Let's face it – we're living in a period of incredible transformation. From a global economic perspective, the next decade will witness millions of people coming out of poverty, populations around the world moving from the countryside to cities, and generations of consumers will have grown up entirely surrounded by a digital landscape. The result of this change is a digitally minded consumer base with increasingly high expectations around the retail experience and a huge wealth of choice in terms of how, when and where they shop.

The lines between physical and digital retail are already blurring and even the word 'omnichannel' is becoming viewed simply as a standard practice of good retailing. All of this is creating immense challenges for traditional retailers. With competition rife, only the retailers that can innovate, stand up to the challenge and meet consumer expectations will thrive.

It's no surprise then to see top tier retailers such as Tesco and John Lewis investing heavily in innovation, setting up their own research and development labs, engaging with tech start-ups and vying to be the one to win the innovation race. As such, we're witnessing an ever-growing number of retail technology start-ups being born. Each one wanting to transform retail in their own unique way – from eCommerce platforms that offer increasing agility and omnichannel capability, to in-store digital interactive technologies designed to tap into the digital appetite and mobile-obsessions of today's constantly connected consumers.

Connecting these innovative and often early-stage technologists with the retailers who will actually validate their assumptions, to prove their models and turn their dreams into reality however, can be challenging.

It's not that retailers are adverse to innovation. Indeed, quite the opposite is true. It's more about the ability of an early stage start-up to break through the cacophony of approaches from other early stage start-ups, who are all trying to claim the attention of the already busy and under pressure retailer.

It can also depend on where a particular retailer sits on the infamous technology adoption curve between 'early adopter' and 'laggard'. For some, early stage and unproven tech can be perceived as a risky bet.

As a retail technology accelerator working at the heart of this eco-system, we see both sides of the coin. We passionately believe that to really thrive in this exciting, but competitive market, more retailers need to recognise the immense value to be gained from engaging proactively with the technology start-up community. Here's why:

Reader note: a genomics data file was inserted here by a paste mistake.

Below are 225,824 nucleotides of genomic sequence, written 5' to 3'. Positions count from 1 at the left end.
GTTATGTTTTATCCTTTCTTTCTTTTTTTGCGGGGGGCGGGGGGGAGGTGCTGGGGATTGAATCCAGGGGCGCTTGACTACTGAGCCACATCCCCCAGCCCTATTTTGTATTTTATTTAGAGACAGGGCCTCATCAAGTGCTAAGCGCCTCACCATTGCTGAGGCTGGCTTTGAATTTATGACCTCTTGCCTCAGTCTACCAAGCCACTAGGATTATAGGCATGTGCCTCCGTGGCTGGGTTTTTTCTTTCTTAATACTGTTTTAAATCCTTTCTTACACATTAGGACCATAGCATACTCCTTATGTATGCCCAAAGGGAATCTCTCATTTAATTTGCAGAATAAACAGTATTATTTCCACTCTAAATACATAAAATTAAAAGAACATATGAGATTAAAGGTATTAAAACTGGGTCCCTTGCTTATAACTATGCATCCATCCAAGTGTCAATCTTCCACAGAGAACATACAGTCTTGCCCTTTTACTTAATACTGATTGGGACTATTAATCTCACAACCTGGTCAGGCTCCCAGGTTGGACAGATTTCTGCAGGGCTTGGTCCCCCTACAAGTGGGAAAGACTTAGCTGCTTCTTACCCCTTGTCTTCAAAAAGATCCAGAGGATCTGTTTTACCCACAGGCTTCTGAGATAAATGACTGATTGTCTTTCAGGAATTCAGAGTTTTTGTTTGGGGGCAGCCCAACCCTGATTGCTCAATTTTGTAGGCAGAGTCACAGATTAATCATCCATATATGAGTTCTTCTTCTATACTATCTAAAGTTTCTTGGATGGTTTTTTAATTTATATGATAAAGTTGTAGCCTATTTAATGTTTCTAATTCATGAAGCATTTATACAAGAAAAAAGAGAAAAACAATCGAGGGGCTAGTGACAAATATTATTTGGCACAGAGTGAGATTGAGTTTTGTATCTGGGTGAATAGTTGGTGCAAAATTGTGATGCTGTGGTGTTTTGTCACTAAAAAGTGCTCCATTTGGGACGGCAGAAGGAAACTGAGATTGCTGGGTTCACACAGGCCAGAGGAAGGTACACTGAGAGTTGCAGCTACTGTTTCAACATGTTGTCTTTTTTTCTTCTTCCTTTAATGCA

• Keep abreast of innovation – By their very nature, start-ups exist at the cutting edge of innovation and ideas. Engaging with the start-up community is a great way to stay tuned in to the latest innovations and technology developments.
  • Pace of innovation – To keep up with the pace of change driven by their customers, retailers need to innovate fast to maintain a competitive edge. Whilst larger, established technology providers provide excellent foundations, they simply cannot match the pace of innovation that a start-up can bring.
  • Greater flexibility – Often with much fewer employees and with the owners generally playing a hands on role with customers, start-ups generally offer much greater flexibility with their technologies than the larger, more established technology providers, where long product roadmaps and slow decision making prevail.
  • Fresh thinking – There is a lot of value to be gained from the positive, can-do culture that permeates through many technology start-up companies. Many start-ups are driven by an attitude that anything is possible, failing to recognise typical roadblocks as anything other than a challenge to be overcome.
  • Blending skills – Start-ups are very knowledgeable about technology and often house very bright technological minds. Blending this knowledge with the skills and knowledge of retail creates obvious synergy. Whilst a start-up may not begin with a solution that perfectly aligns to a retailer's needs, by joining forces with them at an early stage, it could become something far more transformational.
  • Cultural learning – Start-ups challenge the status quo because they are agile, responsive and lean. Some retailers recognise the lessons that can be learned from start-ups in making their own internal cultures more agile and entrepreneurial.

In addition to the above points, remember that start-ups are lean organisations. They have limited resources, budget and time so play fairly and don't waste their time – pay a fair sum. Finally, don't be put off by the time and investment start-ups need – typically they're exciting, enthusiastic and creative people to work, with making the process a lot of fun.

Above all remember, innovation is built on failure, and only through repeated failure can we make the breakthroughs that matter.

Eccomplished helped run the Innovation Theatre at RBTE 2014 and will be working alongside the show's organisers for next year's event at London's Olympia, which takes place between 10-11 March.

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